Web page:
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“What Happened?”

Standing by her coffin at the visitation, one of the things I remember people asking my Dad when my Mom died in 1970, was “What happened, Tony?”  “How did she die?” 

Mom died during childbirth of an amniotic fluid embolism – a blood clot.  A rare condition where the amniotic sac is ruptured during delivery and amniotic fluid enters the mother’s bloodstream, killing her. And, unfortunately, something that is still taking mothers during childbirth today.  A very sad outcome from what should have been a wonderful day of welcoming a new baby boy to our family.

I heard my father repeat over and over the details of her death.  And saw how hard this was for him. 

You’ve probably either asked this question or been on the receiving end of it a funeral.

I’d suggest this is another one of the “Never Say These Six Things – well-meaning but hurtful expressions of sympathy.”  The person grieving shouldn’t have to explain their loved one’s death over and over and relive those details. 

If you need to know how the person died, ask someone else. Ask the Funeral Home Director or another family member or friend who isn’t quite so close.  Satisfy your need to know what happened in that way.

If you are close to the family, be the one to step in to shield them from the query.  Be the one that offers the explanation to those interested, so those nearest that are grieving don’t have to provide the explanation.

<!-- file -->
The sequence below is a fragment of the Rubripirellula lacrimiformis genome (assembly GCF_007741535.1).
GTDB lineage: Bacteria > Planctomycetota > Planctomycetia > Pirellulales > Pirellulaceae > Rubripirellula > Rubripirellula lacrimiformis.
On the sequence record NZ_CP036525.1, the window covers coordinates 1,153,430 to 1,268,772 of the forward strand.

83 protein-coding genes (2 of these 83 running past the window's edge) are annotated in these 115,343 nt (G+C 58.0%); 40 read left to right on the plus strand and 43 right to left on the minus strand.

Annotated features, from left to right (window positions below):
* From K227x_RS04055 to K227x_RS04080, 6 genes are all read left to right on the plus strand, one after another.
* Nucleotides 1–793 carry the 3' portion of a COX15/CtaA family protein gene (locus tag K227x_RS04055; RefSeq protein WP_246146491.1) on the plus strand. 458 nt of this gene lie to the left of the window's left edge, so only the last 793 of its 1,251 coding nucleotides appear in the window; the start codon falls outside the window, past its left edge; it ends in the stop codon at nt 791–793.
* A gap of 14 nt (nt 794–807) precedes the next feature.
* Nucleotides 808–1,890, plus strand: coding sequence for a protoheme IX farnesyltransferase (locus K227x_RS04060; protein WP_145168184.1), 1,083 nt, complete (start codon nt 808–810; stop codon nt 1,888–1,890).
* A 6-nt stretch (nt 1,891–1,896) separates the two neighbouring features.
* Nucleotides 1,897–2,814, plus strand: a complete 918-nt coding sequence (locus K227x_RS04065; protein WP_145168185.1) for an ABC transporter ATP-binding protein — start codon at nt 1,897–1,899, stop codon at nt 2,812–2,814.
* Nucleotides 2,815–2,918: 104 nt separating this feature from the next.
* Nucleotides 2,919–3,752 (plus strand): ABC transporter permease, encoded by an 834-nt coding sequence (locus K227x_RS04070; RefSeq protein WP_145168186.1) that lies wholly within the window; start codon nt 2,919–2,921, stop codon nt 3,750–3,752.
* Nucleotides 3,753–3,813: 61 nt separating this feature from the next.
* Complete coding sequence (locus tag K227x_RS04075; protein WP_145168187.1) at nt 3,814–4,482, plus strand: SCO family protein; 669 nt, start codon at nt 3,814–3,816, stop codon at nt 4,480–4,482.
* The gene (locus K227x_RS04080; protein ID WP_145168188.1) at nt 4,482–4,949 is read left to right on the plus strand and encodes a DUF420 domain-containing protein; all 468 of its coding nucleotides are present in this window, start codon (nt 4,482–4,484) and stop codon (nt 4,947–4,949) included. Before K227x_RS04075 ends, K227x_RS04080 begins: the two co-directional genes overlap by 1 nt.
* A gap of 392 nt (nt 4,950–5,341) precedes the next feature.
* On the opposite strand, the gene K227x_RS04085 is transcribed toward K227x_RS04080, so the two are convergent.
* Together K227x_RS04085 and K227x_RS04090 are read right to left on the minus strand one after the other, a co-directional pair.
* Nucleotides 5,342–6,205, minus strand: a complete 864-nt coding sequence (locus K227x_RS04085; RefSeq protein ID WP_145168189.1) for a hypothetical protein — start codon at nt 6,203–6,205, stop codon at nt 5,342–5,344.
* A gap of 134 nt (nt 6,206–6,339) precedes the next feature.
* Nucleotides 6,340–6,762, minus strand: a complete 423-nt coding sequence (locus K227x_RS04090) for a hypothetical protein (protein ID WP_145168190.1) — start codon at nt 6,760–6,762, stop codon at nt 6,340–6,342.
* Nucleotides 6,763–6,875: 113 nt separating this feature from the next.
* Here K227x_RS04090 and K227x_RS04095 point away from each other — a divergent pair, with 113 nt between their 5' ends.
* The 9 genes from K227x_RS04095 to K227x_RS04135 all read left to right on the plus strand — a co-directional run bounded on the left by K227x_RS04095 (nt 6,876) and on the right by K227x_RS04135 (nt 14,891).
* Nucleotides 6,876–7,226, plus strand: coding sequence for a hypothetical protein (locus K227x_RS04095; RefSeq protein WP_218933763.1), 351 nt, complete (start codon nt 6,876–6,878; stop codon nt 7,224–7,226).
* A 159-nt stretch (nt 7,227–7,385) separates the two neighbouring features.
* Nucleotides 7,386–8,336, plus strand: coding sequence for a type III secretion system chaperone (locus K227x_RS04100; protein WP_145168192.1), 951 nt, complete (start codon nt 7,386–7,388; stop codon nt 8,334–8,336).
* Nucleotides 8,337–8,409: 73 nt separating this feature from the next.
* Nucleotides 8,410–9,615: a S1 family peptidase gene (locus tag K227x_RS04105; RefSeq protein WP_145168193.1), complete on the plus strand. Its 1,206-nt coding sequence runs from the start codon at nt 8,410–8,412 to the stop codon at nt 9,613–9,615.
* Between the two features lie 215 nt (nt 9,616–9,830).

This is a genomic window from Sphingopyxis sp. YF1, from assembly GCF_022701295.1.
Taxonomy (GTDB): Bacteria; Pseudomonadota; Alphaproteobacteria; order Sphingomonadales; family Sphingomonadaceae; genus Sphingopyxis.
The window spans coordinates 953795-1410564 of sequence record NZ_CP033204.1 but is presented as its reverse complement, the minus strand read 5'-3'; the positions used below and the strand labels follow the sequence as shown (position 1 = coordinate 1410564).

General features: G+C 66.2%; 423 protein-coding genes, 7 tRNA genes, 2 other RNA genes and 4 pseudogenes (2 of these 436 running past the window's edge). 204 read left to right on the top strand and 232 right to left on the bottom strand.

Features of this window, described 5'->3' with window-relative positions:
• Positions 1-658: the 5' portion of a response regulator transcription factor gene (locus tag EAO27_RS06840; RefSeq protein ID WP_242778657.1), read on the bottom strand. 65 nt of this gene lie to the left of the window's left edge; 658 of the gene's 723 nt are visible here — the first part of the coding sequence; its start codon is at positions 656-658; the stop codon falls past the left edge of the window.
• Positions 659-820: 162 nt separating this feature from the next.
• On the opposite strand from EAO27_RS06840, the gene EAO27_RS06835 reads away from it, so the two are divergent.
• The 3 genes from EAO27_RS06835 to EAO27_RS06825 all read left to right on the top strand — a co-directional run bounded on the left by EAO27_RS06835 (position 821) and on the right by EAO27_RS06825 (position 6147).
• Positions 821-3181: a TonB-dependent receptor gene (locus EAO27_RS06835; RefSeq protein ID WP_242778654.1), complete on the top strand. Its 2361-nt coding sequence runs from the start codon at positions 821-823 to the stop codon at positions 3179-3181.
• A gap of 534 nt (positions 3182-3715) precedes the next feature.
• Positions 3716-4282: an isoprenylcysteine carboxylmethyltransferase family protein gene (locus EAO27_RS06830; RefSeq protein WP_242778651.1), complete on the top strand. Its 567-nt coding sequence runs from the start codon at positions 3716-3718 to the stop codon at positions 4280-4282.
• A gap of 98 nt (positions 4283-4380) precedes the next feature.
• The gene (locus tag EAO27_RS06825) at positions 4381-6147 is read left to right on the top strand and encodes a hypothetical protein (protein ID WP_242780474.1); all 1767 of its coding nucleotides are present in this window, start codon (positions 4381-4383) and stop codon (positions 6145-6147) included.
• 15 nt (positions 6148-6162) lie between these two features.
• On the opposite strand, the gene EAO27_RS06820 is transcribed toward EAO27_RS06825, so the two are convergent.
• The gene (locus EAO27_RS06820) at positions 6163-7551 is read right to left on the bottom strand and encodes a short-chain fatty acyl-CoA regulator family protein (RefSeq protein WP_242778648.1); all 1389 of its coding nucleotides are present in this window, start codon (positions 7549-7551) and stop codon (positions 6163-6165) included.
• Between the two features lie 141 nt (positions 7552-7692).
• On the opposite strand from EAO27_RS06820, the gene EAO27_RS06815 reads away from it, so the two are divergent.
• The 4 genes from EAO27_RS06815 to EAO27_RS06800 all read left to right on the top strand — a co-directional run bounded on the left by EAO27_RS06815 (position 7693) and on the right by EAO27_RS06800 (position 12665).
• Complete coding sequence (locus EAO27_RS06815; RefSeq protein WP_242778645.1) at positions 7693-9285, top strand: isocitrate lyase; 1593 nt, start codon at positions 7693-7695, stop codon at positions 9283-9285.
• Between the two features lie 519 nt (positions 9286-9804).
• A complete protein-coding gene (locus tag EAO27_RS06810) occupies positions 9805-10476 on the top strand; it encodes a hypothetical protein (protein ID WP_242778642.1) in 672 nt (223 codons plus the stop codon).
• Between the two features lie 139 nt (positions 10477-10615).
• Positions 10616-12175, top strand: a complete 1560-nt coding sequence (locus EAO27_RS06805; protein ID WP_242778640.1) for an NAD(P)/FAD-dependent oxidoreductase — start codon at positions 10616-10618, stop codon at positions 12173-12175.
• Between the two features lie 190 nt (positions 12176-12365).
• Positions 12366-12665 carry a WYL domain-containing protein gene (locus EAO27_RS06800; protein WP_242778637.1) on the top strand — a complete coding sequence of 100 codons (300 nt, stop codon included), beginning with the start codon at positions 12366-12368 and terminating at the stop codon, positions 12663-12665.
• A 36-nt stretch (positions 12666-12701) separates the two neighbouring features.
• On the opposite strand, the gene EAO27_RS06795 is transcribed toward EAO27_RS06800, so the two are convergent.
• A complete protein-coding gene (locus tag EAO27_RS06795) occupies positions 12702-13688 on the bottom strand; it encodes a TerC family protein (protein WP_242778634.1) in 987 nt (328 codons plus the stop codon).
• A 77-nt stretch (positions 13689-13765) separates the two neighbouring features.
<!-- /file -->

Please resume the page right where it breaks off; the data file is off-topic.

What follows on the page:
This is especially true when young people die.  We lost my nephew, Luke, last year at only 38 years old.  My sister Betty endured so many questions about his death, which she didn’t have answers to at the time, since he’d died suddenly, alone in his apartment.  Months later the lab tests showed he’d had a massive heart attack due to an undiagnosed heart condition. 

But at the funeral, she didn’t know – only that it was from “natural causes.”  She had people ask her all kinds of horrible questions.  Like, “Was he sick?” “Did he commit suicide?  Was it from drugs?  Was there foul play?”

None of which she should have had to answer.  I tried to intersect and shield her, but there were many that came through anyway.

And these were well-meaning people that came to pay their respects, people that loved Betty and Luke.  People that just didn’t think how their words may make her feel and how hard the answers over and over were for her. 

So, dear readers, let’s all commit to taking “What happened?” out of our things to say to someone grieving.  Instead, find out another way. Better to simply be there for them and offer your heartfelt condolences for their loss.  That’s always appropriate.

If you’d like a presentation for a group that you belong to on “Never Say These Six Things” please contact Lisa at the Heartlinks Grief Center office at lmurphy@myheartlinks.com to arrange a speaker.

Be Blessed,

Ellen

Ellen Krohne, author of We Lost Her, available on Amazon.com 

Heartlinks Grief Center volunteer and Family Hospice board member

“We Grow Stronger Together”

 

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